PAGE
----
This all revolves around a business’s ability to manage their daily workflow, as well as, giving customers streamlined simplicity within your ecosystem. A general rule of thumb for choosing an application to fulfill a feature is to keep the connectivity learning curve as simple as possible, for as many customers as possible.
Commonly called - User Friendly or Ease of Use.
A static website is delivered to a user exactly the way it's stored. That means that nothing on the page will change by the user and collaborators rarely change the content. Static websites are generally creating with no scripting. If desired, every page can be different, or designed to match the layout of type of content. A designer can use a style guide to adhere to branding rules, or add special effects, interactions or styles in a unique way, which is generally called a - Theme.
To understand this phase of your project, again, create your feature list first, then decide a functionality method. The application you choose to implement will be the medium of delivery. There are two ways to approach - adding functionality and features. You either write an application from scratch or use a 3rd party application. This is called - Integration.
Once you have a grasp on your features, and you know the functionality, it’s time to get the right application to integrate. Often called - Build vs. Buy.
Again, prior to committing any money to a project, decide if you want to build from scratch or integrate 3rd party for your business. It’s imperative to truly understand this concept. Without a doubt - This is the most expensive phase to manage.
Okay, we’ve got all the pieces in our head. We haven’t bought anything yet, but there’s logic forming. By now you know, Application Integration - is the technology that presents features and functionality. The final step is learning how to merge all the pieces - which is called - Connectivity.
The process of looking at specs (evaluating), navigating (clicking stuff) and testing (adding dummy content) - to see how all of your chosen applications will talk to each other, is often referred to as - Configuration.
Your entire technological system is part of one big box. Along with vendors, staff, customers, etc. This total setup of a is generally referred to as - an Ecosystem.
In Phase 3 - Content Type, under Features & Functionality, we talked about how to decide. That ties into this segment because your application choice can ultimately depend on the type of “Interface” they offer. With a weak, poorly designed interface, you may not see the benefits.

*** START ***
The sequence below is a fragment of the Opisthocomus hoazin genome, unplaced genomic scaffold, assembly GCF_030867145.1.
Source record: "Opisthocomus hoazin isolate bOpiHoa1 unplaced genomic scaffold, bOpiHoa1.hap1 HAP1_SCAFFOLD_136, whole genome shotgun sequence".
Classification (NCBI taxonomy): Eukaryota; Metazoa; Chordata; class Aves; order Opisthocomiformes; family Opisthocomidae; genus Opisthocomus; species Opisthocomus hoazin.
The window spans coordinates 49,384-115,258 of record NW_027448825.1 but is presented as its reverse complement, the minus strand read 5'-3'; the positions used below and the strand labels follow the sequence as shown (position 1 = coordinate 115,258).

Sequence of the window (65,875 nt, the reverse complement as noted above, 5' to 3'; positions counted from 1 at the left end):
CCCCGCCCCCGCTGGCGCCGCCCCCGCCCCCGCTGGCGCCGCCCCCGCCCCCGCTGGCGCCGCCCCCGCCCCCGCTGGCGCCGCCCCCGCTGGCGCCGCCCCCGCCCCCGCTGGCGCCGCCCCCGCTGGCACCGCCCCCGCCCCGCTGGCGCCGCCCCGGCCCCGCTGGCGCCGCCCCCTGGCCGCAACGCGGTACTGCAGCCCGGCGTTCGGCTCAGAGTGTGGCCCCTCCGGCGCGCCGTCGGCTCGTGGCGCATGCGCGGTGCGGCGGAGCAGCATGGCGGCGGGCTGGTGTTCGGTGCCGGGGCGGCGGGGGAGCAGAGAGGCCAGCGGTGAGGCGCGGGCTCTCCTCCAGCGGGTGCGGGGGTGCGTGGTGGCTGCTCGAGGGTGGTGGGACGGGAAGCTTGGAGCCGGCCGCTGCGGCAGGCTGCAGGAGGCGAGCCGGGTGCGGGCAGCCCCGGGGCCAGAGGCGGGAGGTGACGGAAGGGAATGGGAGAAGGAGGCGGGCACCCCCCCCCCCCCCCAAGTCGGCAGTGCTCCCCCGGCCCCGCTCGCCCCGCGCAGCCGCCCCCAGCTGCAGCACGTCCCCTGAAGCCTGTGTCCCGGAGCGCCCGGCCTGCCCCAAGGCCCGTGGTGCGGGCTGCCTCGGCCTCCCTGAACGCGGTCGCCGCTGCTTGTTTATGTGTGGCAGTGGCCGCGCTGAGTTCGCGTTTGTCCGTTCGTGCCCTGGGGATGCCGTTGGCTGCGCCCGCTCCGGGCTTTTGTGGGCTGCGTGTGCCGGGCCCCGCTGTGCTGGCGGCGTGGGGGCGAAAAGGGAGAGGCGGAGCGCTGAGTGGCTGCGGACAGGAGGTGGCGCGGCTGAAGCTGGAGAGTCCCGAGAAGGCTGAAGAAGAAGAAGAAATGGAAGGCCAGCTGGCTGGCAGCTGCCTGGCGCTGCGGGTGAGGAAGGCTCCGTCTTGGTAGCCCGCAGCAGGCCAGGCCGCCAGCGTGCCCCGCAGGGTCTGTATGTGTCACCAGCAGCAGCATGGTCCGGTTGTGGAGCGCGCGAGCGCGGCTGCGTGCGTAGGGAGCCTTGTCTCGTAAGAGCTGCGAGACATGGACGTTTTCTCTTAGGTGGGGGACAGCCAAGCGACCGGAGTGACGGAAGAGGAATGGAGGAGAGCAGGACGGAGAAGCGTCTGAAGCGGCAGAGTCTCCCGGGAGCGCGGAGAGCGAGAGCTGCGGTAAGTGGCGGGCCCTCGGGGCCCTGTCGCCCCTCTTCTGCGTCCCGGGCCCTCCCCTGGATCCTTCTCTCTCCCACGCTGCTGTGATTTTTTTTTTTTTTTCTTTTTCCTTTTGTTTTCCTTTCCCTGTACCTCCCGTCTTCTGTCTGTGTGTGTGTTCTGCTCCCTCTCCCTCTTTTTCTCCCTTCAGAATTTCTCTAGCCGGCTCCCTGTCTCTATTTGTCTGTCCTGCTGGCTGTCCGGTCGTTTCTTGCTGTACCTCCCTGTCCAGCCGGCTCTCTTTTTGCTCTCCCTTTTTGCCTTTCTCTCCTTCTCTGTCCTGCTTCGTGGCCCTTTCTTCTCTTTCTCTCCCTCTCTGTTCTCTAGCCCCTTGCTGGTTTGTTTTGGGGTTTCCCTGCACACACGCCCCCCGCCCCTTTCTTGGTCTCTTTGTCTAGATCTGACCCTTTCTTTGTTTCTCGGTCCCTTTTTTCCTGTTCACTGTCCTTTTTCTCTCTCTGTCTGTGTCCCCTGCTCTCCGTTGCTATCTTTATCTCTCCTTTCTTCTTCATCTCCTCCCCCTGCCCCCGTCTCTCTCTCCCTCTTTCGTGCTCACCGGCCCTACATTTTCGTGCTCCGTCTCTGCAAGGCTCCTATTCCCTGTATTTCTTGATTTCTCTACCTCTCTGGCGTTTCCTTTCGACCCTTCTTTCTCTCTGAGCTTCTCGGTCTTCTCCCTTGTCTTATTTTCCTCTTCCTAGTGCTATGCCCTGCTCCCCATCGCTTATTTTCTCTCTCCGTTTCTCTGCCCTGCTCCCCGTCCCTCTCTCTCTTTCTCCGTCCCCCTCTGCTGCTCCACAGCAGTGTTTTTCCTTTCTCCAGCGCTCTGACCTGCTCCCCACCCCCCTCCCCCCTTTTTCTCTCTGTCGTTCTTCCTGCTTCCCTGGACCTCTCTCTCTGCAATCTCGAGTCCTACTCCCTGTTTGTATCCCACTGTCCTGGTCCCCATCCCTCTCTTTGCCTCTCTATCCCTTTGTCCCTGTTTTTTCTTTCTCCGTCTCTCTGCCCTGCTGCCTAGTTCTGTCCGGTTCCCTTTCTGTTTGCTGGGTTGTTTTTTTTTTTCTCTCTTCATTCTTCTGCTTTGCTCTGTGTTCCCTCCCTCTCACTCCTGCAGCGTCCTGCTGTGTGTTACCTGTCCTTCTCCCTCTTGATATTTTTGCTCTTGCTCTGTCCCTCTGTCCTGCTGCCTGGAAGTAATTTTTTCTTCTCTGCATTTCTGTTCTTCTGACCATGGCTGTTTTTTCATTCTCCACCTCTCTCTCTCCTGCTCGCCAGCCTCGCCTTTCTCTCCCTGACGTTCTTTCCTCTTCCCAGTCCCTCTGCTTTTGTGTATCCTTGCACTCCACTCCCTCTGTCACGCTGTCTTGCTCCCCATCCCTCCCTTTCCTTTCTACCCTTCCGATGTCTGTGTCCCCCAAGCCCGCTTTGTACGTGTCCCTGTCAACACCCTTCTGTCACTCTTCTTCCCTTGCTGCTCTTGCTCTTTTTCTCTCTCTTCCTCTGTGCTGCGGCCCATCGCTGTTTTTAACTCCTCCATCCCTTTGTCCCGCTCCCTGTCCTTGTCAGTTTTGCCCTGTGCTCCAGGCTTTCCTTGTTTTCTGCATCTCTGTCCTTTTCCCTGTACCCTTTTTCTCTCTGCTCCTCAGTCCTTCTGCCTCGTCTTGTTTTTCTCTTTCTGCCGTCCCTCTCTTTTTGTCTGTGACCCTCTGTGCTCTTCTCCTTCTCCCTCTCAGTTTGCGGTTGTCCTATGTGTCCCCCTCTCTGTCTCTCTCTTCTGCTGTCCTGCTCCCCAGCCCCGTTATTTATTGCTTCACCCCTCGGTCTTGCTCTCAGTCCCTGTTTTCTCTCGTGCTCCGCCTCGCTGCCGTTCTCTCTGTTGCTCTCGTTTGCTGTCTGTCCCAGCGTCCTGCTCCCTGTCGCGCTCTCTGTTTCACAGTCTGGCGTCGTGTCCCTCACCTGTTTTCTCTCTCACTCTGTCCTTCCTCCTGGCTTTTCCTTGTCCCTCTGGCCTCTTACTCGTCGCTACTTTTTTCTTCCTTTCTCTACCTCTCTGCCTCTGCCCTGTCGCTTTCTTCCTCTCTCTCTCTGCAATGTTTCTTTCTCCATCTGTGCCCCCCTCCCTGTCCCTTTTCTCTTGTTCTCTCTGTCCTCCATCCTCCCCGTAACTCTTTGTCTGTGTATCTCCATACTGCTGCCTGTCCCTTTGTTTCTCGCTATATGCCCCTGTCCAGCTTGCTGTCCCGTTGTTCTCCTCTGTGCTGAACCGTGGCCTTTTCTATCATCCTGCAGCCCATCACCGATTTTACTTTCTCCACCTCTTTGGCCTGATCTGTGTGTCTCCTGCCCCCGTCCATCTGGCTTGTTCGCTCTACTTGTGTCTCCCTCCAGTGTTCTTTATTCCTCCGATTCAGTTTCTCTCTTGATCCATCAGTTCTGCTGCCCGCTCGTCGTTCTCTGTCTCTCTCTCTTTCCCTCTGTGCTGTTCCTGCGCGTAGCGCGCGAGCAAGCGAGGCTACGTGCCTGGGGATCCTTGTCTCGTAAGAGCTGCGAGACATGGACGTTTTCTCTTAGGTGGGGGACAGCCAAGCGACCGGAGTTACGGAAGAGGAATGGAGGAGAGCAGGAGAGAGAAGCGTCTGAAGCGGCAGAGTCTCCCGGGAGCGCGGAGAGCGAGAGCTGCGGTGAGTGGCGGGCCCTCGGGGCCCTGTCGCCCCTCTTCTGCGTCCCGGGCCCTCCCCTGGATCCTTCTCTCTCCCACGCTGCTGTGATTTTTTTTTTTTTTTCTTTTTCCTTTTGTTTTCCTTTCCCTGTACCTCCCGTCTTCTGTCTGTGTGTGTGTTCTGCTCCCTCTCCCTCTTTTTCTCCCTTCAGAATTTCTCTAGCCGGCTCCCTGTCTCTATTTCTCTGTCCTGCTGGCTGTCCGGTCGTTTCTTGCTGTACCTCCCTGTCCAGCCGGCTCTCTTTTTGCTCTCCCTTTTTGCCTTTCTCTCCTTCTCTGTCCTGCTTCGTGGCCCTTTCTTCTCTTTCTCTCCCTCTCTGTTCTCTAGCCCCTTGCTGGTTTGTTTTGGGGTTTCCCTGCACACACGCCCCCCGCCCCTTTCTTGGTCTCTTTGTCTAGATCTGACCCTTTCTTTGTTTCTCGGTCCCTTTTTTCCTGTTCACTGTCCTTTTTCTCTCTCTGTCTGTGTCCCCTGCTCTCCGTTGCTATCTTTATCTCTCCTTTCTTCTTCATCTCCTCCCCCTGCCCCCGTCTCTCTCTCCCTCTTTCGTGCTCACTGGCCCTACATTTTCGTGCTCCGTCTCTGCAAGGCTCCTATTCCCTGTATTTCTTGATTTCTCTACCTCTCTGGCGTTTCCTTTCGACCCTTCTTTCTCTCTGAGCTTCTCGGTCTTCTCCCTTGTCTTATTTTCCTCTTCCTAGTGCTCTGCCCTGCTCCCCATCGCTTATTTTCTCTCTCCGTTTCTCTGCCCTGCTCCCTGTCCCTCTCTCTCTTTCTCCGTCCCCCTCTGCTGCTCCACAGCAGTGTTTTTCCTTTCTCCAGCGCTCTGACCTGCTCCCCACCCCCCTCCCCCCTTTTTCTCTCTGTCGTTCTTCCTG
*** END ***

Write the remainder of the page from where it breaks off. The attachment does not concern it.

If the interface is cluttered, offering too much functionality, the learning curve can leave you feeling frustrated. In the end, the investment may cause unnecessary headaches. Research, research, research - then test on free trial - Always!.
- You tell their software, when A happens, then I want B to occur.
It may be challenging to know "who" to look for. Online, how do you find a service, company or individual when you don't know exactly what you're seeking? The info is written in developer type articles! The research can take weeks, or even months. That’s my specialty, bridging this gap. You will need help. Contact me and I’ll get you started at no charge. If you don't have research time, view my Pricing page for options.
This is why I inserted Ecosystem into the Connectivity Phase. It’s silly to keep saying feature, function, app, etc. From now on I’ll refer to the sections in Step 4 - Performance as your - Ecosystem.
This is a fluid, evolving process. Keep asking yourself, “Am I using the right tools to land more customers?” Again, that’s why Steps 1 - 4 require so much attention.
Let me say, Step 5 - Projections is absolutely the most difficult process in every single venture, no matter what it is. Content Copy is certainly the most neglected process, and for sure, the most challenging. I put this in the category of sales. It takes a village just to make one sale; no individual person that can make a sale on their own, you need a number of pipelines in the mix. Content Copy is the same. A number of elements must be present before documents are written. Do not take this phase lightly. Schedule time and truly think about what you really want to say.
This is very important. Information will start to flow, fight against taking every little statement here. Just bullet point your ideas. No paragraphs.
You can use dividers and give each section a name, so you know where it came from. This document will be very useful later on. After a month or so, you’ll never remember what you thought from day one. This page is a lifesaver!
After the top-level list is created. ONLY write for one section at a time. As you’re typing for one, your mind may wonder and you’ll think of ideas for the other item. DON’T DO IT. I promise it will break your flow. That’s why you have the Statements & Inserts page, add those ideas there. Use if often, your time management will prove efficient.
Choose your subject individually, handpick the audience, don’t select randomly. Be selective and targeted in your approach. Know why you asking a certain set of individuals. Make sure they align towards your project identity, to give you feedback from this type demographic.
Why Jotform and Wufoo? Because they allow multiple columns. If your form is long, users may not respond properly. it’ll seem easier when there’s 4 columns in 1 row. Almost every other form application service only allows 1 or 2 columns, if that. Some don't allow any!
If you want to get the most impact from this Initial Phase Plan and the Executive Summary before launch, you may need a few dollars to build or create a mockup to work alongside your feasibility approach.